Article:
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We encountered several dozen lobster fishing boats over the three days of kayaking. At first they can seem rather unpredictable as they charge around, engines pounding, from buoy to buoy, often only 100' between them. But after three days of encounters I have come to be believe that they are the best kind of powerboat to kayak amongst. 1) they are predictable in that if a fisherman is amongst the traps which are arrayed in bunches covering about 0.1 square miles then they are highly focused on avoiding getting fouled in the traps (or anything else that might be less than 200' or less in front of them. I conclude that they would never hit you. 2) If a lobster fisherman is in the channels that separate the buoys then they are charging straight ahead still paying attention to where they are going. They cannot afford to get fouled in the buoys on either side. 3) Good rule to follow is to always take their stern. They are working to feed their families and deserve to keep going with a right of way, and taking their stern is safer in that you are looking right at their boat-wake and can manage your path safely over it.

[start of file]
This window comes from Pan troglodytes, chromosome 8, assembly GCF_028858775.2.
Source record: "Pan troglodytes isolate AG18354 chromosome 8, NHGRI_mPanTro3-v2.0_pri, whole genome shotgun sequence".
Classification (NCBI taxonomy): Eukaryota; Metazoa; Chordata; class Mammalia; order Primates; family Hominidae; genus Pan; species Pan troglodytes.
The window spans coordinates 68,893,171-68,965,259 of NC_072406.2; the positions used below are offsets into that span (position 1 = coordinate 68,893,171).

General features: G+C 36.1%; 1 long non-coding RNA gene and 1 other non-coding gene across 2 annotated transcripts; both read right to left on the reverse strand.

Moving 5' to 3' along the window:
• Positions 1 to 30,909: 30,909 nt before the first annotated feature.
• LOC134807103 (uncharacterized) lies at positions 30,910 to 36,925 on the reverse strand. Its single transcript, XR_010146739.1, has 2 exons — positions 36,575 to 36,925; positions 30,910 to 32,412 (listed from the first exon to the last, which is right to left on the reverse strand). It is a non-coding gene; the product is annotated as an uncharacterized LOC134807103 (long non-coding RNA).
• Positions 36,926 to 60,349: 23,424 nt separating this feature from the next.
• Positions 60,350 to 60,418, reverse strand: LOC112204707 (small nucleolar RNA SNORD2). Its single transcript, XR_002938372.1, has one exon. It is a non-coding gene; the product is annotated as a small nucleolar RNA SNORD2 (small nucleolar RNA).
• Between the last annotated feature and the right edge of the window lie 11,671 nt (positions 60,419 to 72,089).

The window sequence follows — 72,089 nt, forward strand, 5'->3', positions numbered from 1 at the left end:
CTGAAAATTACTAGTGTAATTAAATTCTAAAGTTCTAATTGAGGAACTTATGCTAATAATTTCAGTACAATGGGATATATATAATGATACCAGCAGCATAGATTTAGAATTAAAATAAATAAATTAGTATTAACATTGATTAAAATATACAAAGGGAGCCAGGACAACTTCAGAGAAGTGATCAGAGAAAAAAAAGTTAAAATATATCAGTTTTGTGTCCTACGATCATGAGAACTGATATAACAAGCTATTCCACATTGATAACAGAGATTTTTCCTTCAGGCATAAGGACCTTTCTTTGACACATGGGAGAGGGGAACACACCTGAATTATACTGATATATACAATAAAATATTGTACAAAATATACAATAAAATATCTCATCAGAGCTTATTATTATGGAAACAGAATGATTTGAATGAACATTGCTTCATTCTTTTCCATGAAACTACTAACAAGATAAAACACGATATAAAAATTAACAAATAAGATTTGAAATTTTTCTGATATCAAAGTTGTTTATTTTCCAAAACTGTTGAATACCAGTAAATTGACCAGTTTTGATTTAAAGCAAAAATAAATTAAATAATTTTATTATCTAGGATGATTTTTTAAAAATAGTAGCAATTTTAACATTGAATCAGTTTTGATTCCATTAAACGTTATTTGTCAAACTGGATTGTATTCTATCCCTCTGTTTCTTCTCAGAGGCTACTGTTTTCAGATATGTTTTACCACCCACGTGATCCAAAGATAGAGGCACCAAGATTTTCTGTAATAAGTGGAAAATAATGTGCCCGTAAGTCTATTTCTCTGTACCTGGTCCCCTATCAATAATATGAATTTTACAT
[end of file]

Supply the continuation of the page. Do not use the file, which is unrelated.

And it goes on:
Compare that to pleasure power boaters they are concentrated on 1) the beer in their hand, 2) the scantily clad female next to them, 3) the fishing line behind them, 4) the water skier behind them, and Nothing in front of them. The anecdotal newspaper accounts bear it out. The crew of an ocean going ship would never know they hit you.
Isle au Haut is lovely. We stopped for lunch at the general store, where we ncountered another Baidarka kayaker. After lunch we headed further south to Moores Harbor which was very picturesque. On the way back to old Quarry Ocean Adventures we caught site of a very lovely two masted charter schooner headed northwest toward Stonington and got some nice photos.